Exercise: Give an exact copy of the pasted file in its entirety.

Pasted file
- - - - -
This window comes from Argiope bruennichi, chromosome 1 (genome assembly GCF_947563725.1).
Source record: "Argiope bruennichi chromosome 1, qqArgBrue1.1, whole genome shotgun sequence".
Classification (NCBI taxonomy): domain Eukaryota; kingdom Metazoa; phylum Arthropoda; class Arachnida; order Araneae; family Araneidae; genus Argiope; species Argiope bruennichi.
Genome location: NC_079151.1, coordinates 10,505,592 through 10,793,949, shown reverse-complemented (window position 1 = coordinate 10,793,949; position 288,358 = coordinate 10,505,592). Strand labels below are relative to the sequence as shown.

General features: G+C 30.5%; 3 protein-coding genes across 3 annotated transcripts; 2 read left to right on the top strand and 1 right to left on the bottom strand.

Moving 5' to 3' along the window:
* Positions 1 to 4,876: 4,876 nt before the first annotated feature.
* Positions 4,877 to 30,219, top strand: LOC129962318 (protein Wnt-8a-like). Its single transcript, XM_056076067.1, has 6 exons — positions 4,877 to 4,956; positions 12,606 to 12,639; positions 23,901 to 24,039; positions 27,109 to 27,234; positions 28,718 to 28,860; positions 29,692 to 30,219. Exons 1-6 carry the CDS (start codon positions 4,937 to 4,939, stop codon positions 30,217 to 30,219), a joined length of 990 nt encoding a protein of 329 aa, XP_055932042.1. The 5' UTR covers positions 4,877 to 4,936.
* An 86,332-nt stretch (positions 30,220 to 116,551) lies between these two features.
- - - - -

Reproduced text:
This window comes from Argiope bruennichi, chromosome 1 (genome assembly GCF_947563725.1).
Source record: "Argiope bruennichi chromosome 1, qqArgBrue1.1, whole genome shotgun sequence".
Classification (NCBI taxonomy): domain Eukaryota; kingdom Metazoa; phylum Arthropoda; class Arachnida; order Araneae; family Araneidae; genus Argiope; species Argiope bruennichi.
Genome location: NC_079151.1, coordinates 10,505,592 through 10,793,949, shown reverse-complemented (window position 1 = coordinate 10,793,949; position 288,358 = coordinate 10,505,592). Strand labels below are relative to the sequence as shown.

General features: G+C 30.5%; 3 protein-coding genes across 3 annotated transcripts; 2 read left to right on the top strand and 1 right to left on the bottom strand.

Moving 5' to 3' along the window:
* Positions 1 to 4,876: 4,876 nt before the first annotated feature.
* Positions 4,877 to 30,219, top strand: LOC129962318 (protein Wnt-8a-like). Its single transcript, XM_056076067.1, has 6 exons — positions 4,877 to 4,956; positions 12,606 to 12,639; positions 23,901 to 24,039; positions 27,109 to 27,234; positions 28,718 to 28,860; positions 29,692 to 30,219. Exons 1-6 carry the CDS (start codon positions 4,937 to 4,939, stop codon positions 30,217 to 30,219), a joined length of 990 nt encoding a protein of 329 aa, XP_055932042.1. The 5' UTR covers positions 4,877 to 4,936.
* An 86,332-nt stretch (positions 30,220 to 116,551) lies between these two features.